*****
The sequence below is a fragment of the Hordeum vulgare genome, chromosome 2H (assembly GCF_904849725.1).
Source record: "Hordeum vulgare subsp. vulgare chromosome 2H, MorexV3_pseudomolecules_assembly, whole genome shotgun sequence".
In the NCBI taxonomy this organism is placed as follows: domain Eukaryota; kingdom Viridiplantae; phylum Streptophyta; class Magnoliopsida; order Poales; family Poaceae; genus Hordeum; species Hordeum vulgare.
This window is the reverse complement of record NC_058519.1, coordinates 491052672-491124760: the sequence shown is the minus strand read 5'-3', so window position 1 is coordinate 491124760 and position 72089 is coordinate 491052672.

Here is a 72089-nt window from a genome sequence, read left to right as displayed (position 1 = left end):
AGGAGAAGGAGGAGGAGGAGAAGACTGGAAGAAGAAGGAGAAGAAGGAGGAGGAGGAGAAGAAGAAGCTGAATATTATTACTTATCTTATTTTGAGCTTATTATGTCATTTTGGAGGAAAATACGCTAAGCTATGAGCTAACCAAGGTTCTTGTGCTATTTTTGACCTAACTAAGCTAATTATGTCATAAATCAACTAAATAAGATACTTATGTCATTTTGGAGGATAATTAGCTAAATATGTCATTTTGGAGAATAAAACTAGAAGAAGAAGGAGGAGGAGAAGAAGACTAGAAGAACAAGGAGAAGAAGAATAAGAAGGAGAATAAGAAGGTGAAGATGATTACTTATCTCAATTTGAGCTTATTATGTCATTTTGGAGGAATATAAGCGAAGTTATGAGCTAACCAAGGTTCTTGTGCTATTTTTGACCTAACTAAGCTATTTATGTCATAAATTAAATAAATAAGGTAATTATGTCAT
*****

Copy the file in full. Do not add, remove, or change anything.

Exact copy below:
The sequence below is a fragment of the Hordeum vulgare genome, chromosome 2H (assembly GCF_904849725.1).
Source record: "Hordeum vulgare subsp. vulgare chromosome 2H, MorexV3_pseudomolecules_assembly, whole genome shotgun sequence".
In the NCBI taxonomy this organism is placed as follows: domain Eukaryota; kingdom Viridiplantae; phylum Streptophyta; class Magnoliopsida; order Poales; family Poaceae; genus Hordeum; species Hordeum vulgare.
This window is the reverse complement of record NC_058519.1, coordinates 491052672-491124760: the sequence shown is the minus strand read 5'-3', so window position 1 is coordinate 491124760 and position 72089 is coordinate 491052672.

Here is a 72089-nt window from a genome sequence, read left to right as displayed (position 1 = left end):
AGGAGAAGGAGGAGGAGGAGAAGACTGGAAGAAGAAGGAGAAGAAGGAGGAGGAGGAGAAGAAGAAGCTGAATATTATTACTTATCTTATTTTGAGCTTATTATGTCATTTTGGAGGAAAATACGCTAAGCTATGAGCTAACCAAGGTTCTTGTGCTATTTTTGACCTAACTAAGCTAATTATGTCATAAATCAACTAAATAAGATACTTATGTCATTTTGGAGGATAATTAGCTAAATATGTCATTTTGGAGAATAAAACTAGAAGAAGAAGGAGGAGGAGAAGAAGACTAGAAGAACAAGGAGAAGAAGAATAAGAAGGAGAATAAGAAGGTGAAGATGATTACTTATCTCAATTTGAGCTTATTATGTCATTTTGGAGGAATATAAGCGAAGTTATGAGCTAACCAAGGTTCTTGTGCTATTTTTGACCTAACTAAGCTATTTATGTCATAAATTAAATAAATAAGGTAATTATGTCAT